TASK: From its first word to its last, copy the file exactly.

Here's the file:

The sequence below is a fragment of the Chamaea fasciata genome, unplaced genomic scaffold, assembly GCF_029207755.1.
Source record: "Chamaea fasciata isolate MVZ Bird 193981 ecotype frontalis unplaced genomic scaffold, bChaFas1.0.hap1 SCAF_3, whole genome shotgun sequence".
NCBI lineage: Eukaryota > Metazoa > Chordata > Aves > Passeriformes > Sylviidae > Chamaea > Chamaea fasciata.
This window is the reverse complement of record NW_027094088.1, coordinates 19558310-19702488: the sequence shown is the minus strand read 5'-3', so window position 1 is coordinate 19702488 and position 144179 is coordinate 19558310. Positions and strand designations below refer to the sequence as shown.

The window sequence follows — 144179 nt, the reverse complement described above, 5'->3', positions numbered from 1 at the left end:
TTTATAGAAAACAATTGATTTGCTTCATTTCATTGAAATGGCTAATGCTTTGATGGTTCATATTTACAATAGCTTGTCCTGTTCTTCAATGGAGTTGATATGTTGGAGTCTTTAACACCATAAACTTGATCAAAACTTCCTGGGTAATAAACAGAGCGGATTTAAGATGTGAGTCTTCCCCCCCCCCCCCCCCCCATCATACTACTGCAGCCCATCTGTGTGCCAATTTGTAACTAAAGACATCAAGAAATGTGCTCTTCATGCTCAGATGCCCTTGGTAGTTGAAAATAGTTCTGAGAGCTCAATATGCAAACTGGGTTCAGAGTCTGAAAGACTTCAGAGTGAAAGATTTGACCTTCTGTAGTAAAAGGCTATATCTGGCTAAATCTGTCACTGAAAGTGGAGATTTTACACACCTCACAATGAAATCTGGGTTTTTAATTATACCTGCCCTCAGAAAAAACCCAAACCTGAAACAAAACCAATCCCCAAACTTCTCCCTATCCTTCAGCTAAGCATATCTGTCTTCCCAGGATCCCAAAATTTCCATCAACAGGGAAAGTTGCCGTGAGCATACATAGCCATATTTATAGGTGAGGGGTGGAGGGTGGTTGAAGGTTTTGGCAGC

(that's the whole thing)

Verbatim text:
The sequence below is a fragment of the Chamaea fasciata genome, unplaced genomic scaffold, assembly GCF_029207755.1.
Source record: "Chamaea fasciata isolate MVZ Bird 193981 ecotype frontalis unplaced genomic scaffold, bChaFas1.0.hap1 SCAF_3, whole genome shotgun sequence".
NCBI lineage: Eukaryota > Metazoa > Chordata > Aves > Passeriformes > Sylviidae > Chamaea > Chamaea fasciata.
This window is the reverse complement of record NW_027094088.1, coordinates 19558310-19702488: the sequence shown is the minus strand read 5'-3', so window position 1 is coordinate 19702488 and position 144179 is coordinate 19558310. Positions and strand designations below refer to the sequence as shown.

The window sequence follows — 144179 nt, the reverse complement described above, 5'->3', positions numbered from 1 at the left end:
TTTATAGAAAACAATTGATTTGCTTCATTTCATTGAAATGGCTAATGCTTTGATGGTTCATATTTACAATAGCTTGTCCTGTTCTTCAATGGAGTTGATATGTTGGAGTCTTTAACACCATAAACTTGATCAAAACTTCCTGGGTAATAAACAGAGCGGATTTAAGATGTGAGTCTTCCCCCCCCCCCCCCCCCCATCATACTACTGCAGCCCATCTGTGTGCCAATTTGTAACTAAAGACATCAAGAAATGTGCTCTTCATGCTCAGATGCCCTTGGTAGTTGAAAATAGTTCTGAGAGCTCAATATGCAAACTGGGTTCAGAGTCTGAAAGACTTCAGAGTGAAAGATTTGACCTTCTGTAGTAAAAGGCTATATCTGGCTAAATCTGTCACTGAAAGTGGAGATTTTACACACCTCACAATGAAATCTGGGTTTTTAATTATACCTGCCCTCAGAAAAAACCCAAACCTGAAACAAAACCAATCCCCAAACTTCTCCCTATCCTTCAGCTAAGCATATCTGTCTTCCCAGGATCCCAAAATTTCCATCAACAGGGAAAGTTGCCGTGAGCATACATAGCCATATTTATAGGTGAGGGGTGGAGGGTGGTTGAAGGTTTTGGCAGC